Crowdsourcing the Results You Want

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Wharton University - Mack Institute for Innovation Management | Pinar Yildrim | Nov 11, 2014

How to structure crowdsourcing contestsCrowdsourcing contests are gaining popularity, so it’s time companies figured out how to structure them to draw out the best results. Funded researcher Pinar Yildrim has been investigating how choices about contest structure affect number and quality of entries.

In marketing, crowdsourcing contests are used to find new ideas for development, as well as to engage customers with the brand. The optimal competition structure depends on the desired outcome. If a company’s main goal is to develop the winning idea, then it will prioritize idea quality. However, if it simply wants to engage consumers with the brand, then high participation in the contest will be the more important goal. There are many ways to set up a contest, and the research focuses on several of these possibilities through the lens of participant motivations.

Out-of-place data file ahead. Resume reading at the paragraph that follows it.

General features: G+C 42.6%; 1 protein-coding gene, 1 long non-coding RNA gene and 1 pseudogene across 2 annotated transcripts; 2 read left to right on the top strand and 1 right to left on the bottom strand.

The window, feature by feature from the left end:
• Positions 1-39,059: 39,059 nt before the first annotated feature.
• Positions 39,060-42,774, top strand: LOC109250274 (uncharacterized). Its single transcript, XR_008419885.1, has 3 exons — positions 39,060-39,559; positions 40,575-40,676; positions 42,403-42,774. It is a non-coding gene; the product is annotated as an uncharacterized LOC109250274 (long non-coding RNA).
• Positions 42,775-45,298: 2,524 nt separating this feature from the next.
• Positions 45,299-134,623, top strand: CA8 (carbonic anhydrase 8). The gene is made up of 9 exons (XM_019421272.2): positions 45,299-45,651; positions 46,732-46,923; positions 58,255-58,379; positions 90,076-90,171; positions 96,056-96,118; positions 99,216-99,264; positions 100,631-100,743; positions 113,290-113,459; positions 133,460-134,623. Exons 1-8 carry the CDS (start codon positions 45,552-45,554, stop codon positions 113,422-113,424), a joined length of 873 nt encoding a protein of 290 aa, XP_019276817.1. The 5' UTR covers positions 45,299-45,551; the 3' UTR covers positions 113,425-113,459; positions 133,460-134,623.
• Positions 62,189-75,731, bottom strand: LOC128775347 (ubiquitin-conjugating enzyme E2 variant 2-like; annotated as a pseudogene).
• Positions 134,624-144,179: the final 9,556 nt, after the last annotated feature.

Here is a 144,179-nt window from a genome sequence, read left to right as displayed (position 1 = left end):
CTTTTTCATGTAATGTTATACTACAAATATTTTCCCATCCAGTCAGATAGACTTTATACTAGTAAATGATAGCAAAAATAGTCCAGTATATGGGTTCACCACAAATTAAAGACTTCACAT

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Published on Aug 22, 2014 Sponsored researcher Pinar Yildirim explains how a firm can create the most effective type of crowdsourcing contest, based on the company's size and its specific goal for the competition. For more info: http://www.mackinstitute.wharton.upenn.edu/

Yildrim, an Assistant Professor of Marketing at Wharton, explains that she and her colleagues looked at what motivates consumers to participate in a competition. They emphasized that consumers think about three main considerations. The first is, predictably, how much money the winner will receive. Also important, however, is the number of possible winners—a consumer will be more likely to enter a contest if there are several winning slots and therefore, more chances to win. This motivation is mediated by a third factor, called “competitive effect,” which refers to consideration of how many people will be competing for the winning slot(s).

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